Covid Funding

A return to normalcy requires ongoing preparedness.
A health-care worker carries out COVID-19 tests at a gas station, Fort Lauderdale, Florida, January 11, 2022 (CNS photo/Marco Bello, Reuters).

For nearly two years, lawmakers in both parties have unanimously approved emergency funding to combat the COVID-19 pandemic. Whatever money was needed—for testing, treatment, and vaccines—was fully granted immediately and with no strings attached.

That all changed suddenly in mid-March, when Congress, bogged down largely by Republican objections, scuttled the $15 billion pandemic-aid package requested by the Biden administration. The result is that the country may be caught off-guard yet again when the next wave of Covid arrives. And yet again the burden will fall mainly on the poor, the elderly, and the immunocompromised. The federal government will no longer be able to reimburse doctors, hospitals, and other providers for testing and treating uninsured patients. Federal shipments of monoclonal antibody treatments, already significantly reduced, will be halted entirely by May. The development of variant-specific vaccines and boosters will also be suspended.

For all our fatigue, wishful thinking, and widespread relaxation of mask and vaccination requirements, the pandemic is not over.

This reckless inaction couldn’t come at a worse time. For all our fatigue, wishful thinking, and widespread relaxation of mask and vaccination requirements, the pandemic is not over. While it’s true that cases, hospitalizations, and deaths throughout the United States are low and continue falling, China and Europe have seen new spikes caused by the highly transmissible BA.2 subvariant, also known as “stealth Omicron.” Fortunately, in spite of its contagiousness, BA.2 appears mild. The rise in cases has not been followed by an increase in hospitalizations and deaths (except, inexplicably, in the United Kingdom, where both have gone up). It’s now too late to prevent BA.2 from reaching our shores: the subvariant already accounts for more than 50 percent of Covid cases in the Northeast, and 30 percent in the rest of the country. While officials remain optimistic about the efficacy of vaccines and do not anticipate major social or economic disruption, Dr. Anthony Fauci is warning of a coming “uptick” in cases and cautioning Americans to remain vigilant.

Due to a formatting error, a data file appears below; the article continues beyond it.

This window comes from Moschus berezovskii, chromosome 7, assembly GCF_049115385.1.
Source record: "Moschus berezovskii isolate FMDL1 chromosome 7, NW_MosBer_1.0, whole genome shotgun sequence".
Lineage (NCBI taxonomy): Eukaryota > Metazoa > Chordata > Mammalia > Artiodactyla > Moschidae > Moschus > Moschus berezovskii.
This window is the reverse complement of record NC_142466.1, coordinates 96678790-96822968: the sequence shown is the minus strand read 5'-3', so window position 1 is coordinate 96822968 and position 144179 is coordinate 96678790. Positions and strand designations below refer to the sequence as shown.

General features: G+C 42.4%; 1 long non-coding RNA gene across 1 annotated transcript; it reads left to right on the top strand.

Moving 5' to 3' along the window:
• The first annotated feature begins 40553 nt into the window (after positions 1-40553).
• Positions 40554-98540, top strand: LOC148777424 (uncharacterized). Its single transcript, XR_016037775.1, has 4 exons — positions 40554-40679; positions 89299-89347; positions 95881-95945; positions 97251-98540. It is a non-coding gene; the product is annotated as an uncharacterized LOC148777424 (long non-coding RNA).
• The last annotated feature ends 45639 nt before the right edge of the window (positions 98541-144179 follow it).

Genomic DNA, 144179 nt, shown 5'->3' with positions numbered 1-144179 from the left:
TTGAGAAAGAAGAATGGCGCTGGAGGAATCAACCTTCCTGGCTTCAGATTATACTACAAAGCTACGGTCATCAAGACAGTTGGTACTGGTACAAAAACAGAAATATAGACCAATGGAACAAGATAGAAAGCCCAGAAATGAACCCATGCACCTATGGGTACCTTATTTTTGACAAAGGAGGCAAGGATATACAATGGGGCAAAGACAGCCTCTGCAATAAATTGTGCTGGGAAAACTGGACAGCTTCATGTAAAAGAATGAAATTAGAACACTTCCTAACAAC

Most Americans now appear to be ready to “live with the virus” and move on with their lives, and that is understandable. But about a thousand Americans are still dying of Covid every day. It would be a mistake to ignore this reality, or to drop all precautions prematurely. The Biden administration’s plan for pandemic preparedness is both sensible and affordable. The country needs the fourfold insurance policy it is proposing: increased testing capacity; accelerated, variant-specific vaccine development; wider availability of antiviral treatment options; and increased international aid for vaccines. Biden’s plan also includes two other good ideas: bereavement relief for Americans who have lost loved ones during the pandemic, and more “test to treat” funding, which would provide immediate on-site medical care for those testing positive. There should be no hesitation about funding such initiatives, and no delay.

Unfortunately, many Republican lawmakers don’t see it that way. Sen. John Thune has demanded that the money be appropriated from existing funds already earmarked for the states—a concession House Democrats have rightly refused. Sen. Roy Blunt has signaled greater openness to a deal, and the Democrats should take him up on it if they can. If Republicans are still serious about addressing the worst public-health crisis in a century, and not simply making Biden look bad, then Democrats will find the votes they need. If not, voters should remember the GOP’s calculated indifference in November.

Published in the April 2022 issue: 

Griffin Oleynick is an associate editor at Commonweal.

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